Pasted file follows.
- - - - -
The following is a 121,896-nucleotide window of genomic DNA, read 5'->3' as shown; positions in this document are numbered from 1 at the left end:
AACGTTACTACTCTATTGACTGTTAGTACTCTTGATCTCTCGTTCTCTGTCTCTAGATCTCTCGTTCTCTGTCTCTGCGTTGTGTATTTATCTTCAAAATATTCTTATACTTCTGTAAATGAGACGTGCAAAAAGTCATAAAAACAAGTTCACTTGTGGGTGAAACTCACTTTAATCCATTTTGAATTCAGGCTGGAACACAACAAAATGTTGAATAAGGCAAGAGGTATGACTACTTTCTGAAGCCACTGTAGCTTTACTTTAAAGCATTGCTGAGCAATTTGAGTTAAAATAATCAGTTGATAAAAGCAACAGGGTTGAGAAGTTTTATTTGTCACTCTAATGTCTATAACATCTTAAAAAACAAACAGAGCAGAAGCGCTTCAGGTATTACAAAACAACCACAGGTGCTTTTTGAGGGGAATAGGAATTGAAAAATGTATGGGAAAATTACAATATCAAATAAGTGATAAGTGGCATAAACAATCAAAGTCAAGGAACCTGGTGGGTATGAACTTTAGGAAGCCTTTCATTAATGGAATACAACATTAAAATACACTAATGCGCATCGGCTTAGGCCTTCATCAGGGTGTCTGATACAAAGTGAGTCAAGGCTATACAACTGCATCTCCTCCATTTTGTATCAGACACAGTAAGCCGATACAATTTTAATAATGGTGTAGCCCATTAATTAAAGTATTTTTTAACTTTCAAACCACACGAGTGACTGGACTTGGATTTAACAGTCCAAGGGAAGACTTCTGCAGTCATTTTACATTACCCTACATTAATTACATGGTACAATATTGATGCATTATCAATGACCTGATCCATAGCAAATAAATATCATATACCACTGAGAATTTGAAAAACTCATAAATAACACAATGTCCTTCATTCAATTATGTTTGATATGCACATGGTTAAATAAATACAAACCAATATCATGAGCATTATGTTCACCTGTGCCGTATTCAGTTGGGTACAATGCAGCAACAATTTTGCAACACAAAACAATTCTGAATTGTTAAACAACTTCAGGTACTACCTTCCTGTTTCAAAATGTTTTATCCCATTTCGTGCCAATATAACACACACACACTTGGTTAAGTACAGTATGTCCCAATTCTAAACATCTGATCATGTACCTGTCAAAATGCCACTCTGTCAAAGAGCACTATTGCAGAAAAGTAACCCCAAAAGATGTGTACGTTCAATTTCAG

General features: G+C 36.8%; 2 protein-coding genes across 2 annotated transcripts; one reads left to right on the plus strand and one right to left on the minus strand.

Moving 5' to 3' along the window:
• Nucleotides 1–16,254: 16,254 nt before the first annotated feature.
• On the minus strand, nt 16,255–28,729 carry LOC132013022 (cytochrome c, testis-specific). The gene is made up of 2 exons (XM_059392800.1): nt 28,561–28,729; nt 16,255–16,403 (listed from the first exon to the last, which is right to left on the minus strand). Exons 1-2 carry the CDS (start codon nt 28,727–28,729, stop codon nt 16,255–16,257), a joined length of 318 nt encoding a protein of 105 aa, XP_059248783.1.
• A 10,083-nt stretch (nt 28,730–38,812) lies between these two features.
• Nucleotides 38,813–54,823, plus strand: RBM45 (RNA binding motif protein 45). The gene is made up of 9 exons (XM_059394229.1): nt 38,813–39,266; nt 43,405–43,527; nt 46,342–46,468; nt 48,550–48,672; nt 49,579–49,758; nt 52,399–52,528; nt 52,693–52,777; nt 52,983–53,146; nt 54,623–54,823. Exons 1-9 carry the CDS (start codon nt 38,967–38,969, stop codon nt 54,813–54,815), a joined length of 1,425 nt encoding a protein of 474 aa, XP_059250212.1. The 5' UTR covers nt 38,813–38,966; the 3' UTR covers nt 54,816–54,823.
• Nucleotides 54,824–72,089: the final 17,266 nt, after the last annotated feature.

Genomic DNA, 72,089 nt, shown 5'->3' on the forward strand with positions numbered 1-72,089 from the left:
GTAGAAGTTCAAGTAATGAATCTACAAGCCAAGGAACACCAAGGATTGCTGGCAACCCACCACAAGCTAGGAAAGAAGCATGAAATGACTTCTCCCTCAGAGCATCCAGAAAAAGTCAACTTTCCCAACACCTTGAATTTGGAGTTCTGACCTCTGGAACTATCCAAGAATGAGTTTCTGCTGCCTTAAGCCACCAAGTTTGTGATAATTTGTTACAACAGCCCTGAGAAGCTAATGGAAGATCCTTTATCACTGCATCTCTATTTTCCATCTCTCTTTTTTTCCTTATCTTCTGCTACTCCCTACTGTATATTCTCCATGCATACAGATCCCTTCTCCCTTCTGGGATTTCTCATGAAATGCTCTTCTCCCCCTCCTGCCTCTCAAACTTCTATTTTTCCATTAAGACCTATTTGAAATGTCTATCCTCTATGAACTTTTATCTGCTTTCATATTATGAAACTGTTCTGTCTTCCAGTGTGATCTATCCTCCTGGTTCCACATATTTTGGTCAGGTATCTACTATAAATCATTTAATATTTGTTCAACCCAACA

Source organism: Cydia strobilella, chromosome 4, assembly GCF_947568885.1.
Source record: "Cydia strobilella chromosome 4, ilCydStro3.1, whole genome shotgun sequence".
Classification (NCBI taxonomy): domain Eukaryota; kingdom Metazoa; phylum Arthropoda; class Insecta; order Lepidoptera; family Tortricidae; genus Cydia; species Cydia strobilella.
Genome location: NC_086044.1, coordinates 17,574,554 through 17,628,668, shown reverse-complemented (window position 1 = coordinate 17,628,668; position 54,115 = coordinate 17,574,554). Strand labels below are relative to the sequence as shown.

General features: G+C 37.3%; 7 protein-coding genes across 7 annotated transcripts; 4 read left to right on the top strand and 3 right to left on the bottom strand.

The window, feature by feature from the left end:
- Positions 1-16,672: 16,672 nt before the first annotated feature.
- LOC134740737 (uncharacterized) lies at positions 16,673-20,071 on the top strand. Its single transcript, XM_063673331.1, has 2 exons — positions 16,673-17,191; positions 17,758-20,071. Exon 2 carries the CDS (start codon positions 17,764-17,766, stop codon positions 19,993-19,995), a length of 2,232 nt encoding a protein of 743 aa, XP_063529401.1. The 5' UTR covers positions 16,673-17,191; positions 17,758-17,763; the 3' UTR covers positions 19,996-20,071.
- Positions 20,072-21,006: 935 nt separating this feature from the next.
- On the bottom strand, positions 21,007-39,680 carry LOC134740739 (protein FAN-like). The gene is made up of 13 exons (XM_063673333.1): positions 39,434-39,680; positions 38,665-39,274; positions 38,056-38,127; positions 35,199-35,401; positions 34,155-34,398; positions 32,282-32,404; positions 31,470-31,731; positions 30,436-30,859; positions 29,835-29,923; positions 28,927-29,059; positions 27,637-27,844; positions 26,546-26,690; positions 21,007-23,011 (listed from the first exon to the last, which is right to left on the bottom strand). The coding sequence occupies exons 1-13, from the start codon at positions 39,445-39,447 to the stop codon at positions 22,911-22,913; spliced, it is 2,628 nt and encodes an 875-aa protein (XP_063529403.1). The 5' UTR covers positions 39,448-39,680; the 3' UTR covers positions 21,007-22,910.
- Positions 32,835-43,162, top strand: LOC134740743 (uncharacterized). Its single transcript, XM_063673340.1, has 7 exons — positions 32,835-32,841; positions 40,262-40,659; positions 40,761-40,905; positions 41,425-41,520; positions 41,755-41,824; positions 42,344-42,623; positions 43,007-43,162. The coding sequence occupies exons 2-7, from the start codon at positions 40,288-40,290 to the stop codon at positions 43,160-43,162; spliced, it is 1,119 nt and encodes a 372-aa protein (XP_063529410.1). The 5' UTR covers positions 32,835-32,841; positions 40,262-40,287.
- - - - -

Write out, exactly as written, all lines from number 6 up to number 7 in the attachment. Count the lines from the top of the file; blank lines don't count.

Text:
• On the minus strand, nt 16,255–28,729 carry LOC132013022 (cytochrome c, testis-specific). The gene is made up of 2 exons (XM_059392800.1): nt 28,561–28,729; nt 16,255–16,403 (listed from the first exon to the last, which is right to left on the minus strand). Exons 1-2 carry the CDS (start codon nt 28,727–28,729, stop codon nt 16,255–16,257), a joined length of 318 nt encoding a protein of 105 aa, XP_059248783.1.
• A 10,083-nt stretch (nt 28,730–38,812) lies between these two features.